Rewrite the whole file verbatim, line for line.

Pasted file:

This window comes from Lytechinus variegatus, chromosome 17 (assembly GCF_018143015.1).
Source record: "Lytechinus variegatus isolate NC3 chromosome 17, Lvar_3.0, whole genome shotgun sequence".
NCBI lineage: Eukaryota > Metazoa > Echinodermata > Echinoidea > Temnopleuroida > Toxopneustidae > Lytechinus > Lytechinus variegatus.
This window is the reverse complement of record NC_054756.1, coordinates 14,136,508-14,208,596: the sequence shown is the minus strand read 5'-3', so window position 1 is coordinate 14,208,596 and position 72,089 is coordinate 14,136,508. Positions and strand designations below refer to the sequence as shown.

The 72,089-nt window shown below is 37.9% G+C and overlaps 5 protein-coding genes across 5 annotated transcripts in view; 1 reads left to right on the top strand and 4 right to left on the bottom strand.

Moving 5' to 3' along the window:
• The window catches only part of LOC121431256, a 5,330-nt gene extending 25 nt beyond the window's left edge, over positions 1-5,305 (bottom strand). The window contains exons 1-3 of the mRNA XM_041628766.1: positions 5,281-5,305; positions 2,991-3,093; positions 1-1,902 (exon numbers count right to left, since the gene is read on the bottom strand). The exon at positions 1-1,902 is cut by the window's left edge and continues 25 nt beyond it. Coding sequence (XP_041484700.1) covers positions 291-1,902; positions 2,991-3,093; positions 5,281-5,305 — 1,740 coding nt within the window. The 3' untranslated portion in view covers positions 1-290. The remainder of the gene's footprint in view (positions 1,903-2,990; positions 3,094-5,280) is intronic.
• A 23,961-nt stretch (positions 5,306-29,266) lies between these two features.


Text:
This window comes from Lytechinus variegatus, chromosome 17 (assembly GCF_018143015.1).
Source record: "Lytechinus variegatus isolate NC3 chromosome 17, Lvar_3.0, whole genome shotgun sequence".
NCBI lineage: Eukaryota > Metazoa > Echinodermata > Echinoidea > Temnopleuroida > Toxopneustidae > Lytechinus > Lytechinus variegatus.
This window is the reverse complement of record NC_054756.1, coordinates 14,136,508-14,208,596: the sequence shown is the minus strand read 5'-3', so window position 1 is coordinate 14,208,596 and position 72,089 is coordinate 14,136,508. Positions and strand designations below refer to the sequence as shown.

The 72,089-nt window shown below is 37.9% G+C and overlaps 5 protein-coding genes across 5 annotated transcripts in view; 1 reads left to right on the top strand and 4 right to left on the bottom strand.

Moving 5' to 3' along the window:
• The window catches only part of LOC121431256, a 5,330-nt gene extending 25 nt beyond the window's left edge, over positions 1-5,305 (bottom strand). The window contains exons 1-3 of the mRNA XM_041628766.1: positions 5,281-5,305; positions 2,991-3,093; positions 1-1,902 (exon numbers count right to left, since the gene is read on the bottom strand). The exon at positions 1-1,902 is cut by the window's left edge and continues 25 nt beyond it. Coding sequence (XP_041484700.1) covers positions 291-1,902; positions 2,991-3,093; positions 5,281-5,305 — 1,740 coding nt within the window. The 3' untranslated portion in view covers positions 1-290. The remainder of the gene's footprint in view (positions 1,903-2,990; positions 3,094-5,280) is intronic.
• A 23,961-nt stretch (positions 5,306-29,266) lies between these two features.